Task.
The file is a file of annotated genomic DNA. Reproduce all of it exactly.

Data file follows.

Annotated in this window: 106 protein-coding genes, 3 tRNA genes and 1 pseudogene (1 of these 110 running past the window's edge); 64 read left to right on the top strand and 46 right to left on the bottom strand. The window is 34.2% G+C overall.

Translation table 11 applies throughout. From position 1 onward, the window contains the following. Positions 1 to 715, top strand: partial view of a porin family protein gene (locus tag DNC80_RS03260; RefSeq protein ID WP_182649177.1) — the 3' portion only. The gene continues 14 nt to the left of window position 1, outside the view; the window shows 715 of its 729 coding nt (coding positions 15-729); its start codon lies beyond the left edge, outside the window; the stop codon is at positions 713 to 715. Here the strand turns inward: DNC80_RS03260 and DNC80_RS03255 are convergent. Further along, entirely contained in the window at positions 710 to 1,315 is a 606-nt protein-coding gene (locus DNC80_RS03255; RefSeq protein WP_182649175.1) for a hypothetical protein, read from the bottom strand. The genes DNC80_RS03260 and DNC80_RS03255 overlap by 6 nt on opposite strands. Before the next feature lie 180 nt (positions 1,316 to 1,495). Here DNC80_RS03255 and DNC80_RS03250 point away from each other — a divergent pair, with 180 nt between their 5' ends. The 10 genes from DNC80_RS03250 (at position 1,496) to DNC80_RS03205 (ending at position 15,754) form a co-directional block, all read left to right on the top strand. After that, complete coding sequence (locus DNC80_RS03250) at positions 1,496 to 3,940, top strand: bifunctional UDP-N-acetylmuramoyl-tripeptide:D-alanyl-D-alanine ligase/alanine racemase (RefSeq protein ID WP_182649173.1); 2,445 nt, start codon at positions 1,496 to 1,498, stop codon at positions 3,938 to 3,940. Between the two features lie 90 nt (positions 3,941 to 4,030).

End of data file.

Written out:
Annotated in this window: 106 protein-coding genes, 3 tRNA genes and 1 pseudogene (1 of these 110 running past the window's edge); 64 read left to right on the top strand and 46 right to left on the bottom strand. The window is 34.2% G+C overall.

Translation table 11 applies throughout. From position 1 onward, the window contains the following. Positions 1 to 715, top strand: partial view of a porin family protein gene (locus tag DNC80_RS03260; RefSeq protein ID WP_182649177.1) — the 3' portion only. The gene continues 14 nt to the left of window position 1, outside the view; the window shows 715 of its 729 coding nt (coding positions 15-729); its start codon lies beyond the left edge, outside the window; the stop codon is at positions 713 to 715. Here the strand turns inward: DNC80_RS03260 and DNC80_RS03255 are convergent. Further along, entirely contained in the window at positions 710 to 1,315 is a 606-nt protein-coding gene (locus DNC80_RS03255; RefSeq protein WP_182649175.1) for a hypothetical protein, read from the bottom strand. The genes DNC80_RS03260 and DNC80_RS03255 overlap by 6 nt on opposite strands. Before the next feature lie 180 nt (positions 1,316 to 1,495). Here DNC80_RS03255 and DNC80_RS03250 point away from each other — a divergent pair, with 180 nt between their 5' ends. The 10 genes from DNC80_RS03250 (at position 1,496) to DNC80_RS03205 (ending at position 15,754) form a co-directional block, all read left to right on the top strand. After that, complete coding sequence (locus DNC80_RS03250) at positions 1,496 to 3,940, top strand: bifunctional UDP-N-acetylmuramoyl-tripeptide:D-alanyl-D-alanine ligase/alanine racemase (RefSeq protein ID WP_182649173.1); 2,445 nt, start codon at positions 1,496 to 1,498, stop codon at positions 3,938 to 3,940. Between the two features lie 90 nt (positions 3,941 to 4,030).